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Depression can make it feel impossible to get up in the morning or to sleep peacefully at night. It can drain life of pleasure and drain you of energy. It can fill your mind with endless repetitive worries or empty your mind so much that functioning becomes a problem. If you have experienced depression or have received a diagnosis of a depressive disorder, psychotherapy can be of great help. Depression is treatable, and it has been proven that psychotherapy is an effective way to manage depression and helpless, self-criticising feelings.1

Consulting with a therapist about your experience of chronically low or depressed mood can be a crucial part of finding your lost vitality as well as creating hope or optimism—possibly in ways you haven’t felt before. It is also important to investigate and rule out any potential physical causes for depressed mood, such as illnesses and drug reactions.

Understanding Depression

Depression usually involves feelings of sadness, emptiness, helplessness, weakness, or depletion, as well as difficulty finding the energy to function. You may find yourself enduring harsh self-criticism and other features common to low self-esteem. Depression affects both mind and body and seriously disrupts your efforts to live a satisfying, meaningful life. It can impact appetite, sleep, concentration, and even the will to live.

What depression is like for you may not be exactly what it’s like for someone else. Generally speaking, depression is not just extreme sadness; it affects thoughts, emotions, and the body. Some people suffering from depression have insomnia or lethargy; others find themselves eating too much or too little; others feel numb even when doing something they used to love. Depression may also disrupt your relationships with others—it may include fear of abandonment and concern that expressing yourself honestly will end the relationship. In this way and others, depression and anxiety can often coexist. See our page on anxiety for additional information about this, and its treatment in psychotherapy.

Treatment for Depression

How Therapists Work with Depression
Seeing a psychotherapist for help with depression will involve dealing with some or all of the following:

  • Identifying your particular depressive symptoms
  • Exploring the origins of your depression and possible depression in your family
  • Cultivating insight and understanding about your depression triggers
  • Processing emotions or past experiences that are contributing to depressive states
  • Exploring your relationship patterns (loss, abuse, and/or misunderstanding)2
  • Finding your strengths to better contain and manage thoughts and emotions

 

Other Therapies for Depression and Mood Disorders: Psychotherapy or Medication?

Depression can be debilitating. If you’ve struggled with hopeless feelings, along with disrupted eating and sleeping, and the profound loss of pleasure that depression brings, then recovery may seem very challenging to you. Some individuals wonder about the best treatment for them and whether “talk therapy” is really a sound option compared to anti-depressant medication.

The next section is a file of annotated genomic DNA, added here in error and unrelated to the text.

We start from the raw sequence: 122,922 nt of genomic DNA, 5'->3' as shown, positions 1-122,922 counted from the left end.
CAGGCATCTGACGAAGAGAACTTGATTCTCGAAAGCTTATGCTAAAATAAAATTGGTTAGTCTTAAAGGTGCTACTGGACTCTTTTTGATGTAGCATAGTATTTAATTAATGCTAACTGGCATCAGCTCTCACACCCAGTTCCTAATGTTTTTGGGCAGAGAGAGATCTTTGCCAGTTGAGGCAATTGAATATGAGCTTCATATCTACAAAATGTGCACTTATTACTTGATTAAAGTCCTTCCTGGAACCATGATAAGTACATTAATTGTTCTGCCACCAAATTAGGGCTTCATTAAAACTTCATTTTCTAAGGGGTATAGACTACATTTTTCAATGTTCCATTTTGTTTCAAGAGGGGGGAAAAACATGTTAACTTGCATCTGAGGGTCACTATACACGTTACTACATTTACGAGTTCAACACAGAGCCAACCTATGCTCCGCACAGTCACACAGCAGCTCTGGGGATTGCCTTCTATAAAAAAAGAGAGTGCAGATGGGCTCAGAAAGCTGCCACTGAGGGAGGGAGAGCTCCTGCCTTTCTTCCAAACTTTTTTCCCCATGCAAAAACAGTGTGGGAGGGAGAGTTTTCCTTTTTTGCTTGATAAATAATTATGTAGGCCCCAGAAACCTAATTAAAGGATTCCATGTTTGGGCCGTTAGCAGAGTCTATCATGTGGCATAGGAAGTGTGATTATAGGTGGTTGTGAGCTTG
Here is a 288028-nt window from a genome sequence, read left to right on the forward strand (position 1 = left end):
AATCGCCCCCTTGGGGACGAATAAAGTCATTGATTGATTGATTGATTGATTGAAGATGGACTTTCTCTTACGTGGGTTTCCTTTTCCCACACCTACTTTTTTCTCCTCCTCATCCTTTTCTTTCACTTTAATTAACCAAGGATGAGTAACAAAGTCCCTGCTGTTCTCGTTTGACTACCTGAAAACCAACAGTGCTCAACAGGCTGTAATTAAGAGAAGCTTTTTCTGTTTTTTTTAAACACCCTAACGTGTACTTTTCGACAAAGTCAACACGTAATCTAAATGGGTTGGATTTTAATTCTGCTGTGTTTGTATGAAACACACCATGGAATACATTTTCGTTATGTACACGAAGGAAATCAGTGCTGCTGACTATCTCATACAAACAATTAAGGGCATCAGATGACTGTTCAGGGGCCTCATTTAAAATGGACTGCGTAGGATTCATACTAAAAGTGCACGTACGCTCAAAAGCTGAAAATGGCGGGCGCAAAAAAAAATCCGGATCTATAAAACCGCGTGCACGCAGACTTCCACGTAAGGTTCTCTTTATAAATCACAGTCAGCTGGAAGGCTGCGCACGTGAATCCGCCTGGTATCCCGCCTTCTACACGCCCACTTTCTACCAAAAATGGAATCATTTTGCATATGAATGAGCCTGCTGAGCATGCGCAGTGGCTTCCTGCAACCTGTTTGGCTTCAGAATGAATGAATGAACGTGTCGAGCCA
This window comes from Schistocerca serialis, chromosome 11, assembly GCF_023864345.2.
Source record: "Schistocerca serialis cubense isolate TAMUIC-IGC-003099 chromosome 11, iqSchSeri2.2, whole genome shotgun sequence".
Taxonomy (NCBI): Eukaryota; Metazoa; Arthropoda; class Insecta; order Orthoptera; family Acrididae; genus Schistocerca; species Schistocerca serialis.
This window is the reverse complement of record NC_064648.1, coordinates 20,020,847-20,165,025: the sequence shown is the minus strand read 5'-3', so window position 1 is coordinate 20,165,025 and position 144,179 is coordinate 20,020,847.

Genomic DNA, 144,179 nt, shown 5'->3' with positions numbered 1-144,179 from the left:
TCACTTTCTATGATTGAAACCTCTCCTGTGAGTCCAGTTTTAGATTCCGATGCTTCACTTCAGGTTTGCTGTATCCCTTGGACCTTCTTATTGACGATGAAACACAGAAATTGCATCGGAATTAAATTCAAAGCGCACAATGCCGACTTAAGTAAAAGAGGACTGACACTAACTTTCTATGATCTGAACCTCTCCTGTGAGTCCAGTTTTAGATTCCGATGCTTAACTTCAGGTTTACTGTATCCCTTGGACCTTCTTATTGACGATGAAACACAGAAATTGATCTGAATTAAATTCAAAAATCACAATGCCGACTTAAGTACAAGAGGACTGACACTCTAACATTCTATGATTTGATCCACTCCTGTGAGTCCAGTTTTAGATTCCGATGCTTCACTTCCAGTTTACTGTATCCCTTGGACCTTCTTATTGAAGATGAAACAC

Depression may result from many factors, some of which may be genetic or biological, and some of which are psychological, including those that extend back into challenging events in our childhood and families of origin. Whether you see depression as biological or not, managing it always involves addressing despairing, negative thoughts, feelings, and emotional response—this is where therapy can help. A therapist can assist you in identifying, expressing, and working through these feelings in words, and offer validation and support in understanding your concerns and unmet needs. There is no conflict between talk therapy and medication, and many individuals have actually found them to work much better together.

If you have ongoing concerns about appropriate treatment, psychotherapists at Toronto Psychotherapy Group are available to review them with you. Note that psychotherapists are not able to provide a medical diagnosis for depression or other disorders. An assessment by your physician is a good opportunity to determine your best treatment options.

Other Psychological Experiences Associated with Depression

Many mental health professionals have defined and classified other kinds of experiences related to depression or depressive disorders. They include experiences of anxiety, denial, acting out, and devaluation.

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To consult with a therapist who works with depression and who will work with you to clarify your specific concerns and treatment goals, view our directory of professionals.

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1Shedler, JK. (2010). The Efficacy of Psychodynamic Psychotherapy. American Psychologist, Vol. 65. No.2, 98-109.
2McWilliams N. (2004). Psychoanalytic Diagnosis: Understanding Personality Structure in the Clinical Process. Guilford Press, NY.